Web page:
Oregon suffered defeat at the hands of Cam Newton and Auburn last night in the 2011 BCS championship game. But hard as it may have been to watch the gut-wrenching loss, you probably couldn't take your eyes off the Oregon players the whole time, thanks to flashy uniforms that made Auburn look stuck in the 1950's. How'd those Oregon guys get to looking so sharp? And why did those uniforms look the way they did?
Every stretch of America has at least one: an old industrial site that's so trashed and toxic, it looks like the setting for a Garbage Pail Kids reunion -- not exactly the type of thing you want in your backyard (unless, of course, you're an 8-year-old boy).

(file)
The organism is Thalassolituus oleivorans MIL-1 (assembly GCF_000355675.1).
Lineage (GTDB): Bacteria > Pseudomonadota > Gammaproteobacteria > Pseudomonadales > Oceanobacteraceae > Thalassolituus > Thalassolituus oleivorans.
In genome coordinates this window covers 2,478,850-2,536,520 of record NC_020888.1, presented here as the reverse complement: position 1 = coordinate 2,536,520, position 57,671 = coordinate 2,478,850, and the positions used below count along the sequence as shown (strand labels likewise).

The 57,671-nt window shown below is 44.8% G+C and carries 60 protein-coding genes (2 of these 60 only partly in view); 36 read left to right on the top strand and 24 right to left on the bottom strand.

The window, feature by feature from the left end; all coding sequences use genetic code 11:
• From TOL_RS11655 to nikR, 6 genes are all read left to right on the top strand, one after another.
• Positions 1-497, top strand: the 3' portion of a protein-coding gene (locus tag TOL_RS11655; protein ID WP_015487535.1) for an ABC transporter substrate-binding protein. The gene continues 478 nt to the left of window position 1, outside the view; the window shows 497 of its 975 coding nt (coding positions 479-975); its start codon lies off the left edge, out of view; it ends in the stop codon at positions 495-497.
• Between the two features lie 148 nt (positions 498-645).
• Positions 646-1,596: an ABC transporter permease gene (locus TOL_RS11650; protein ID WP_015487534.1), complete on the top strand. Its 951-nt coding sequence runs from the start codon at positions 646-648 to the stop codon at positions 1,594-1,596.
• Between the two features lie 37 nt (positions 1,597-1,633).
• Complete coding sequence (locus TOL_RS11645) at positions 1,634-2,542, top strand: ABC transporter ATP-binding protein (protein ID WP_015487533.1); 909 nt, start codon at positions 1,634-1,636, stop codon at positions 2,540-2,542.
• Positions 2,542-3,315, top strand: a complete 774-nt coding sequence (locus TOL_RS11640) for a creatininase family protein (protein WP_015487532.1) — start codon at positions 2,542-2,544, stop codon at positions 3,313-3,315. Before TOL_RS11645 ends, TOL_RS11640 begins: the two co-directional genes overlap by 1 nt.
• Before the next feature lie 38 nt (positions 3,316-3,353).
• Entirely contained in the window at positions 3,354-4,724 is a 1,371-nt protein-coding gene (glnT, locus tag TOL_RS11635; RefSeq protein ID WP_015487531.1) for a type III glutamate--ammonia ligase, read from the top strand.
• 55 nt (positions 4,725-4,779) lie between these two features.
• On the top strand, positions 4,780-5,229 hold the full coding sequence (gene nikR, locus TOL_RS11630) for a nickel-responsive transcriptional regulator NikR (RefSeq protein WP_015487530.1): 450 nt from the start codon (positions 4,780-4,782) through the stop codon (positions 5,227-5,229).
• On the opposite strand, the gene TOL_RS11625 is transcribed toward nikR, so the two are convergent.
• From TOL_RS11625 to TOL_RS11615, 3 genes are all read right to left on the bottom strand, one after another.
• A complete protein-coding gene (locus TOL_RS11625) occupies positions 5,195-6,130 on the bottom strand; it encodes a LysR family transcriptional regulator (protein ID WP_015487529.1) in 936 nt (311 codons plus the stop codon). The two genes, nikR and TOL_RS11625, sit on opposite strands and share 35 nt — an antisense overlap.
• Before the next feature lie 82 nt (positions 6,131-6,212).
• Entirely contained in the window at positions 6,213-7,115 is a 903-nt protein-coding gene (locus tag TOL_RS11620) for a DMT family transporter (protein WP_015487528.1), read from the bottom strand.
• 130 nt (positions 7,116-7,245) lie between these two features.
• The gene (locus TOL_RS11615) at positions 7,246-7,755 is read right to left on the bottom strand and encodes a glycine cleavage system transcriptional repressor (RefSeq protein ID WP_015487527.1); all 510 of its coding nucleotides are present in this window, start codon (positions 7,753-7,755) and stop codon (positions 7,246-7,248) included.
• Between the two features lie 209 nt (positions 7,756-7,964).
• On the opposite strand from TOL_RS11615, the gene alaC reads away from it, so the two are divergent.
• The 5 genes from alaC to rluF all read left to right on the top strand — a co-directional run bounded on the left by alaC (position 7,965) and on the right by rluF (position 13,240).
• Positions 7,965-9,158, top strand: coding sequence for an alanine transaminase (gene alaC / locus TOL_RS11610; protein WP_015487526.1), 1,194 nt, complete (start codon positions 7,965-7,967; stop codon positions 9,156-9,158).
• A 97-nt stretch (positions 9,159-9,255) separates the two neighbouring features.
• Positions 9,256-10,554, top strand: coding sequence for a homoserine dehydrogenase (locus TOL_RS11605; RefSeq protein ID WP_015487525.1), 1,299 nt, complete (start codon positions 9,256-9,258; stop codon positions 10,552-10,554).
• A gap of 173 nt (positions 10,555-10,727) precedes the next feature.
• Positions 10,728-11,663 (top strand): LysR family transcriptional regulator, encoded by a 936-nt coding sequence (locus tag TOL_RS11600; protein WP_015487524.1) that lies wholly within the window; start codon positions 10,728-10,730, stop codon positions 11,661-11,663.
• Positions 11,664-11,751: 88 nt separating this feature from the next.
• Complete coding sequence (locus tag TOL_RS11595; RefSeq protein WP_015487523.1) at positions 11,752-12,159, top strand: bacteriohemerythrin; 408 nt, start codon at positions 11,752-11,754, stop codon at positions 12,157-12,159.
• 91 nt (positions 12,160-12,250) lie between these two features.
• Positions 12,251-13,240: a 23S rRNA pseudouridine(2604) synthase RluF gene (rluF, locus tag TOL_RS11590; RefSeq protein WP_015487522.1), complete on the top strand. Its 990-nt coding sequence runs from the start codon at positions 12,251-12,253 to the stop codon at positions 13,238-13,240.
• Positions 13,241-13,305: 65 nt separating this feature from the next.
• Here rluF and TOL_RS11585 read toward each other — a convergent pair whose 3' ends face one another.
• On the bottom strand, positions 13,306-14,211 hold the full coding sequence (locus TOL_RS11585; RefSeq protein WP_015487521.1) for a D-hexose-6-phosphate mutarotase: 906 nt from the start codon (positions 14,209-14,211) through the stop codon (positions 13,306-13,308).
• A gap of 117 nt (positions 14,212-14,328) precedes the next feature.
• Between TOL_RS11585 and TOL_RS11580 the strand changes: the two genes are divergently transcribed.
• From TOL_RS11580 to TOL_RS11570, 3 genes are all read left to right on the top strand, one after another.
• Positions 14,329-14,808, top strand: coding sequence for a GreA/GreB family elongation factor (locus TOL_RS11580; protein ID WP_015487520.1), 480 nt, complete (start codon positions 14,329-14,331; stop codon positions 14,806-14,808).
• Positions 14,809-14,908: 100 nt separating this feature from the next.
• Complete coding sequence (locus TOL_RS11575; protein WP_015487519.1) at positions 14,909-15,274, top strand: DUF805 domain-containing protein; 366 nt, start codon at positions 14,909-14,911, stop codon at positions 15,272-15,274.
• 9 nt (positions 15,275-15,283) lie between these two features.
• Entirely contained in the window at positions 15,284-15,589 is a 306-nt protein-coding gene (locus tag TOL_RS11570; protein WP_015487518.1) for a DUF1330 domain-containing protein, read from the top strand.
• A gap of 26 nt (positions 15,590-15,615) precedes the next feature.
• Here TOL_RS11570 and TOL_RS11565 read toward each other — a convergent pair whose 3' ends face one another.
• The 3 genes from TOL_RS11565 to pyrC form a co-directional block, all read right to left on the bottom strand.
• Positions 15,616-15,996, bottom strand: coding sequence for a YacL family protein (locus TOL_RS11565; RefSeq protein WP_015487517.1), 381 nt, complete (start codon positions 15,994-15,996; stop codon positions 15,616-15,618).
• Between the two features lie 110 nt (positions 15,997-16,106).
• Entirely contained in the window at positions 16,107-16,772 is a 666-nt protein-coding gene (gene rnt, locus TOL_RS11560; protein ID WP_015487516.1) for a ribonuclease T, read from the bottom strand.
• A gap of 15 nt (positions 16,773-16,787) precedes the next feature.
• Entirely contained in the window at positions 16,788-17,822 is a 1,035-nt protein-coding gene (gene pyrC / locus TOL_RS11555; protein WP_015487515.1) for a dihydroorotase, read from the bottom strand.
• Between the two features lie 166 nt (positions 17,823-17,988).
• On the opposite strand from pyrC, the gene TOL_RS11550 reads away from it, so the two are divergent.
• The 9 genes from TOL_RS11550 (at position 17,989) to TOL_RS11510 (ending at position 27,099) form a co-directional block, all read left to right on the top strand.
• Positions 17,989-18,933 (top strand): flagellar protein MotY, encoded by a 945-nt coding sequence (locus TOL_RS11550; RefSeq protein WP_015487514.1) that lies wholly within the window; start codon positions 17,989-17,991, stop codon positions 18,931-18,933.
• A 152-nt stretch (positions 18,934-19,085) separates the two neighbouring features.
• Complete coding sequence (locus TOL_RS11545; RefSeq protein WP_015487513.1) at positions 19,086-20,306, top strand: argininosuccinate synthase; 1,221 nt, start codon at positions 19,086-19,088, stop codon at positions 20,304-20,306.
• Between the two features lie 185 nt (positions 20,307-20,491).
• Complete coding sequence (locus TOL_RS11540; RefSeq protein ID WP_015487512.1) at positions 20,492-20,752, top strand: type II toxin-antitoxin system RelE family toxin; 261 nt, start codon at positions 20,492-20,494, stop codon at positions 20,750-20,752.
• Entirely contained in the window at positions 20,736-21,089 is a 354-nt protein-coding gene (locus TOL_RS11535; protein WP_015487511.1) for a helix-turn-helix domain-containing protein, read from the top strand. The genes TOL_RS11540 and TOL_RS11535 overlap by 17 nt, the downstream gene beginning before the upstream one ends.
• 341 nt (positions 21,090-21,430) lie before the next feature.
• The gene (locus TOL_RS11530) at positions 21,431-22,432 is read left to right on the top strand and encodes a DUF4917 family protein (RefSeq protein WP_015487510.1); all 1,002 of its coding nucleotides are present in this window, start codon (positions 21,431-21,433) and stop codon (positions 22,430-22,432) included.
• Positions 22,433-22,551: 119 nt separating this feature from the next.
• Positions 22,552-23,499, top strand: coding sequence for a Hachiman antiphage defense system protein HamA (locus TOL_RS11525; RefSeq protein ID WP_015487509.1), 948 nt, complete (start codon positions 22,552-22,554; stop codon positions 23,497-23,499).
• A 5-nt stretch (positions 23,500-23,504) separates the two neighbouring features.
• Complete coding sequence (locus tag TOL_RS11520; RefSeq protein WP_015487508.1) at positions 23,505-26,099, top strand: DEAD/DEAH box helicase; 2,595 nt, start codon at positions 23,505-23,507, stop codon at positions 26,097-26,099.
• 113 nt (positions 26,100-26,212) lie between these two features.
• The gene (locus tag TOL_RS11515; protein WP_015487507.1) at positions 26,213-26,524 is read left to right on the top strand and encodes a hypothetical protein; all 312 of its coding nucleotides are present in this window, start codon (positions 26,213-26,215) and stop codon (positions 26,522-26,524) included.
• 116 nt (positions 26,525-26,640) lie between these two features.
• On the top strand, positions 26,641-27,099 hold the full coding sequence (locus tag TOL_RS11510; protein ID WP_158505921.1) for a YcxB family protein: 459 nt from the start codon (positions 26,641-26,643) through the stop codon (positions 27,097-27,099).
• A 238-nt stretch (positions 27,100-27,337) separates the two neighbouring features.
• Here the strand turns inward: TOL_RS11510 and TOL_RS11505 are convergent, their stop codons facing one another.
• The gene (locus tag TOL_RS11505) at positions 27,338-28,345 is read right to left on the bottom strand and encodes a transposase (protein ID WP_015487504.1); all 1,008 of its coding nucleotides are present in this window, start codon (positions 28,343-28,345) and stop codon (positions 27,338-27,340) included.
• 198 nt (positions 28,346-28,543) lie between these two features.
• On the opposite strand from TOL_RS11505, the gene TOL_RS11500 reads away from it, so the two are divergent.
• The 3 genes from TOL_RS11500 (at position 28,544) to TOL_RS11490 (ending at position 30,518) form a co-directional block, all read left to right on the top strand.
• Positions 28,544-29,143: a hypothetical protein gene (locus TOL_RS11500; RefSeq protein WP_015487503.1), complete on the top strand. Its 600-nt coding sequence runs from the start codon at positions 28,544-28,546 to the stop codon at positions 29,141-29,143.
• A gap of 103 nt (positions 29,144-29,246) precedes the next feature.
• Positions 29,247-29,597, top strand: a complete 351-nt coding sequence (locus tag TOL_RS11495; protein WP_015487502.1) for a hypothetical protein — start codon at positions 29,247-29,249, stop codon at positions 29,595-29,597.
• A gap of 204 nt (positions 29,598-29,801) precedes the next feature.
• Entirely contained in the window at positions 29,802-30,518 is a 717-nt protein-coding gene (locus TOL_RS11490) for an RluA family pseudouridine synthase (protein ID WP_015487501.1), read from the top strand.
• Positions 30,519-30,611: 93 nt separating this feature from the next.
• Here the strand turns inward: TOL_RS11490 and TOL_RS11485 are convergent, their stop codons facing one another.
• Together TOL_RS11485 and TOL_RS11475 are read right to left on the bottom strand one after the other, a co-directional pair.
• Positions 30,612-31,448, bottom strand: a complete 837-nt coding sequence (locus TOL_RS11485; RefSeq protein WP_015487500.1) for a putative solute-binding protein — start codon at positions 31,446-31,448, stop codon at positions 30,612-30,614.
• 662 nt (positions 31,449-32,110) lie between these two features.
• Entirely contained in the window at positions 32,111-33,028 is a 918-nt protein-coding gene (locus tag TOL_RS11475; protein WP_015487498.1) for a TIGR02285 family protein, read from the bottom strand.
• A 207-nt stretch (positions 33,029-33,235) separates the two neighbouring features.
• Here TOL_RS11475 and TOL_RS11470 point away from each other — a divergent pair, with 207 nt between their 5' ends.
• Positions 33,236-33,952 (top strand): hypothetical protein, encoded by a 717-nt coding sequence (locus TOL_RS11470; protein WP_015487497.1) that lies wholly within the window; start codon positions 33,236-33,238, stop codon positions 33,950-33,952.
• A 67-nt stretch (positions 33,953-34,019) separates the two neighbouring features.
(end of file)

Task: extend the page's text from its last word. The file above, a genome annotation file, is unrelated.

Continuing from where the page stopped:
In 2011, you will win prizes for buying broccoli. You will seek help from a device to control your fetish for Eames furniture. And all that twee analog crap Urban Outfitters is always hawking to bed-heady undergrads?
Microchips are made from silicon and plastic for a good reason: it's very easy to control and make sure each component is exactly like every other. But Dr. Jean-Baptiste Labrune of Alcatel-Lucent Bell Labs thinks that electronics made of softer stuff -- like wood, for instance -- have their place too.
Once in a blue moon, a data visualization comes along and wallops you with its brilliance. Case in point: "Notabilia," which shows the debates behind some of the most controversial Wikipedia entries.